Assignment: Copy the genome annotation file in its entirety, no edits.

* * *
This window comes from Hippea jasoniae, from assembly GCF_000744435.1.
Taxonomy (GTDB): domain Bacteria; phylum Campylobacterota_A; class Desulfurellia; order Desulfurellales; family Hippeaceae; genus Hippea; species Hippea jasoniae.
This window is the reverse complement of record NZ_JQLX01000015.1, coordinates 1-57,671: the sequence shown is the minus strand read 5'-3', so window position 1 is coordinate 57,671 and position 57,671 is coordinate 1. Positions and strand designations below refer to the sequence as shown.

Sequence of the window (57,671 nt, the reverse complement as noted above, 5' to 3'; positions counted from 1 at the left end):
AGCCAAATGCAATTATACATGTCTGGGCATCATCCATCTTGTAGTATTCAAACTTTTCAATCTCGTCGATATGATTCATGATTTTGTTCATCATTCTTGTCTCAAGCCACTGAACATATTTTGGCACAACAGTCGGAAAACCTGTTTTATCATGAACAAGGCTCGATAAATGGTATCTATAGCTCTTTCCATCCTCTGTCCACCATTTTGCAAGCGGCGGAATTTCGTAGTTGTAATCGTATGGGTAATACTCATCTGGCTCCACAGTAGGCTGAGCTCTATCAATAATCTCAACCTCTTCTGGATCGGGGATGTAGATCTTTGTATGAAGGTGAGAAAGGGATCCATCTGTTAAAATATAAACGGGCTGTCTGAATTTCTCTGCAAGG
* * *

This window comes from Hippea jasoniae, from assembly GCF_000744435.1.
Taxonomy (GTDB): domain Bacteria; phylum Campylobacterota_A; class Desulfurellia; order Desulfurellales; family Hippeaceae; genus Hippea; species Hippea jasoniae.
This window is the reverse complement of record NZ_JQLX01000015.1, coordinates 1-57,671: the sequence shown is the minus strand read 5'-3', so window position 1 is coordinate 57,671 and position 57,671 is coordinate 1. Positions and strand designations below refer to the sequence as shown.

Sequence of the window (57,671 nt, the reverse complement as noted above, 5' to 3'; positions counted from 1 at the left end):
AGCCAAATGCAATTATACATGTCTGGGCATCATCCATCTTGTAGTATTCAAACTTTTCAATCTCGTCGATATGATTCATGATTTTGTTCATCATTCTTGTCTCAAGCCACTGAACATATTTTGGCACAACAGTCGGAAAACCTGTTTTATCATGAACAAGGCTCGATAAATGGTATCTATAGCTCTTTCCATCCTCTGTCCACCATTTTGCAAGCGGCGGAATTTCGTAGTTGTAATCGTATGGGTAATACTCATCTGGCTCCACAGTAGGCTGAGCTCTATCAATAATCTCAACCTCTTCTGGATCGGGGATGTAGATCTTTGTATGAAGGTGAGAAAGGGATCCATCTGTTAAAATATAAACGGGCTGTCTGAATTTCTCTGCAAGG